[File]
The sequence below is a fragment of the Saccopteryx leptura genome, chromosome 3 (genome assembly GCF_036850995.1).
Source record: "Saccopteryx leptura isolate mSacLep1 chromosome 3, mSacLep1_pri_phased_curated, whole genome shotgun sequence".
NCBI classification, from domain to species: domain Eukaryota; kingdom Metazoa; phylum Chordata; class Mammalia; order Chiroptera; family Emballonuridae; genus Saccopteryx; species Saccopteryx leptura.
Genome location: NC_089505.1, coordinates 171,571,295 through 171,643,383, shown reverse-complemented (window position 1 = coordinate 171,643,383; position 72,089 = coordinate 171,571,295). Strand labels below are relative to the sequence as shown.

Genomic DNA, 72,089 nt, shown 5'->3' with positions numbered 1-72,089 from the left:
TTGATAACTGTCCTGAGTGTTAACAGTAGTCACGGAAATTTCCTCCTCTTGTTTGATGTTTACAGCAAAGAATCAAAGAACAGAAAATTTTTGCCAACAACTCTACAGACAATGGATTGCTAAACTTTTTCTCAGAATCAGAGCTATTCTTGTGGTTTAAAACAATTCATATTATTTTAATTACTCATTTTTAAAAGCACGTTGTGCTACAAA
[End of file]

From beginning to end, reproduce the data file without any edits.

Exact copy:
The sequence below is a fragment of the Saccopteryx leptura genome, chromosome 3 (genome assembly GCF_036850995.1).
Source record: "Saccopteryx leptura isolate mSacLep1 chromosome 3, mSacLep1_pri_phased_curated, whole genome shotgun sequence".
NCBI classification, from domain to species: domain Eukaryota; kingdom Metazoa; phylum Chordata; class Mammalia; order Chiroptera; family Emballonuridae; genus Saccopteryx; species Saccopteryx leptura.
Genome location: NC_089505.1, coordinates 171,571,295 through 171,643,383, shown reverse-complemented (window position 1 = coordinate 171,643,383; position 72,089 = coordinate 171,571,295). Strand labels below are relative to the sequence as shown.

Genomic DNA, 72,089 nt, shown 5'->3' with positions numbered 1-72,089 from the left:
TTGATAACTGTCCTGAGTGTTAACAGTAGTCACGGAAATTTCCTCCTCTTGTTTGATGTTTACAGCAAAGAATCAAAGAACAGAAAATTTTTGCCAACAACTCTACAGACAATGGATTGCTAAACTTTTTCTCAGAATCAGAGCTATTCTTGTGGTTTAAAACAATTCATATTATTTTAATTACTCATTTTTAAAAGCACGTTGTGCTACAAA